Herokiller by Paul Tassi

Herokiller If you're into extreme sports, Herokiller may change your mind. In this near-future thriller, reality television is taken to bloody extremes. An already-violent show called Prison Wars (a deathmatch played by incarcerated inmates) is about to be replaced by an even-bloodier competition called The Crucible. The show's creator, the megalomaniacal billionaire Cameron Crayton, fashions the show after gladiator battles of the Roman empire. If contestants are able to survive, they will be showered with untold riches. If they lose, well…hopefully there's an afterlife. Former black-ops operative Mark Wei is enlisted by his old unit to infiltrate The Crucible to find the connections between Crayton and China, America's enemy in the covert Cold War II, which led to a retaliation in which Mark lost his family. The best way to find that connection? By becoming a contestant, of course! Herokiller is a quick and fun read and is definitely worth a look.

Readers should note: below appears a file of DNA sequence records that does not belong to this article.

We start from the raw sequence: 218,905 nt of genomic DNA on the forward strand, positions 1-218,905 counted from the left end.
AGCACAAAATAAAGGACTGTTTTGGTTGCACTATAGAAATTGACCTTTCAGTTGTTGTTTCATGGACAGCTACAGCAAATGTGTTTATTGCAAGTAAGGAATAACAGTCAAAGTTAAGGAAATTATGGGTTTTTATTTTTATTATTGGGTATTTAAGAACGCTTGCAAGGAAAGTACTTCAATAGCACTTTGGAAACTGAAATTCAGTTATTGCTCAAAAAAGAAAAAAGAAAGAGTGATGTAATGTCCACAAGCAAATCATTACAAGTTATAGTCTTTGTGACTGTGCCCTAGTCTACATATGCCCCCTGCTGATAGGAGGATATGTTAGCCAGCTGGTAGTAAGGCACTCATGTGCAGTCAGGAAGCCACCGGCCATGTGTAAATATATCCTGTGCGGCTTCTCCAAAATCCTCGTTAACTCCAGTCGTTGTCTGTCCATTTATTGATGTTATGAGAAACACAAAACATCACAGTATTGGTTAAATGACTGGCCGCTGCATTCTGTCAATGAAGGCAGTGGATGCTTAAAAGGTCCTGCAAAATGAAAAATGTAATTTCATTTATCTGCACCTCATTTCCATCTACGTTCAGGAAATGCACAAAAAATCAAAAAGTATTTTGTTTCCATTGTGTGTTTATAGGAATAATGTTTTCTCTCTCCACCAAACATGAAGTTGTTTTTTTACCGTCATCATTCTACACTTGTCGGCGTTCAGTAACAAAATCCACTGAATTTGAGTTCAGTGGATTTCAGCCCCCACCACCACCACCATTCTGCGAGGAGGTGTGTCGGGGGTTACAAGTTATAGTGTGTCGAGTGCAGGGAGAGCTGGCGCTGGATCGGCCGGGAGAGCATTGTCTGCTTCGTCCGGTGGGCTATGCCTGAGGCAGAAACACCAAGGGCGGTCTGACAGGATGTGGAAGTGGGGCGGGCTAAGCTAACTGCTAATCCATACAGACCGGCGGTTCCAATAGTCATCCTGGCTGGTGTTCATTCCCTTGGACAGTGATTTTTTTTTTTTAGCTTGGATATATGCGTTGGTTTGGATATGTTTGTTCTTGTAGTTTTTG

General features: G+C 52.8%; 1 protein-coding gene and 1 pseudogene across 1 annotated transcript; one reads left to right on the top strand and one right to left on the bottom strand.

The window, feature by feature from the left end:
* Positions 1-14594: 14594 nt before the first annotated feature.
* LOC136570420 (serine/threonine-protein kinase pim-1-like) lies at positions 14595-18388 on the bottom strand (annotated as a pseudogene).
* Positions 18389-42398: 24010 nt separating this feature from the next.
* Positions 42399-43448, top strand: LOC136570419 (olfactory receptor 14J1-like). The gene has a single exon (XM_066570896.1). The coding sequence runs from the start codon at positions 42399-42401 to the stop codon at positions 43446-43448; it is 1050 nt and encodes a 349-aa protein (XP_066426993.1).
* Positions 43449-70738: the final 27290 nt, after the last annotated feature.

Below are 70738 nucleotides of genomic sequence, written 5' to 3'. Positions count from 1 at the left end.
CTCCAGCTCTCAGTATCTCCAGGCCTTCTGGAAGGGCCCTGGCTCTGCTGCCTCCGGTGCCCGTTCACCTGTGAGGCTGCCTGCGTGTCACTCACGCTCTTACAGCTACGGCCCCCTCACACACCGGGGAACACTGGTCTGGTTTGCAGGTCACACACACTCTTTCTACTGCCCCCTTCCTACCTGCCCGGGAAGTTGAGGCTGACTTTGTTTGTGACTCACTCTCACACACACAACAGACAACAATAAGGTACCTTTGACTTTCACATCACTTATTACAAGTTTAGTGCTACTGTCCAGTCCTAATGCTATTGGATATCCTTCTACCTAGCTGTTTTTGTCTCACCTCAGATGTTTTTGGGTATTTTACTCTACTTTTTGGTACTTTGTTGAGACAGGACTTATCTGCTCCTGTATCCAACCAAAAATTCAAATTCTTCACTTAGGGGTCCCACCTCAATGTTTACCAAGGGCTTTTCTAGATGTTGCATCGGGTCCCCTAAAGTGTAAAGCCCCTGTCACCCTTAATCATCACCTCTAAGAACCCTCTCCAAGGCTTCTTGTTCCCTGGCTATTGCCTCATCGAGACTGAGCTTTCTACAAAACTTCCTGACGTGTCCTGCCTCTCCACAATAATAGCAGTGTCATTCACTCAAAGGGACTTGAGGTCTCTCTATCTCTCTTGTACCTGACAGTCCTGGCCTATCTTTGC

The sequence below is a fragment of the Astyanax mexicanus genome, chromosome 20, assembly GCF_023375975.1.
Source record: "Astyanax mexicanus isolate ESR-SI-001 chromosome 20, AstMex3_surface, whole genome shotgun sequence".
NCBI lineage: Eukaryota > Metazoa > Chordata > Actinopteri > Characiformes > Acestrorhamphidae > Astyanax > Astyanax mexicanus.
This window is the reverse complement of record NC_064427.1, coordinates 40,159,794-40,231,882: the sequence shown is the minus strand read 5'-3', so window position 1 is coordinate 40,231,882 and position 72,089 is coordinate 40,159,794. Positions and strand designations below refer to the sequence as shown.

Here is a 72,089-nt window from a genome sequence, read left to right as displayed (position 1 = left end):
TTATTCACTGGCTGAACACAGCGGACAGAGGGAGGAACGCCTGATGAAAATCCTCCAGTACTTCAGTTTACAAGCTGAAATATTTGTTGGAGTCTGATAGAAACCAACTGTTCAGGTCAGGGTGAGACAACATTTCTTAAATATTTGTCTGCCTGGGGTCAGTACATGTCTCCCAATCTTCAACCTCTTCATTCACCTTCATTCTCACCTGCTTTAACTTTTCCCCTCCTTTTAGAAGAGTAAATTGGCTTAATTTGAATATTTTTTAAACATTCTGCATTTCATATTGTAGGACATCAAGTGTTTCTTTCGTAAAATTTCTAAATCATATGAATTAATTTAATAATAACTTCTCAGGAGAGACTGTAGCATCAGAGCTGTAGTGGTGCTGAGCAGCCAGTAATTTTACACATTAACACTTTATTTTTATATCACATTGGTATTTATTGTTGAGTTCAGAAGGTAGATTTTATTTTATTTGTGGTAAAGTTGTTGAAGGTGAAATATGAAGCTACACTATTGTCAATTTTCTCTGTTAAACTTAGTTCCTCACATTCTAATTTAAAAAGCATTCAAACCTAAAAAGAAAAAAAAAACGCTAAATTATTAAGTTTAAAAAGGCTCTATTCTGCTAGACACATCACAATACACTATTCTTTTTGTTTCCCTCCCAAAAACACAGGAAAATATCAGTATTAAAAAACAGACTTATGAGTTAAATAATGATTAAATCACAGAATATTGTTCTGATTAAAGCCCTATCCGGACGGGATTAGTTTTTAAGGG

John DeNardo is the founding editor of SF Signal, a Hugo Award-winning science fiction and fantasy blog featuring news, reviews and interviews. You can follow him on Twitter as @sfsignal.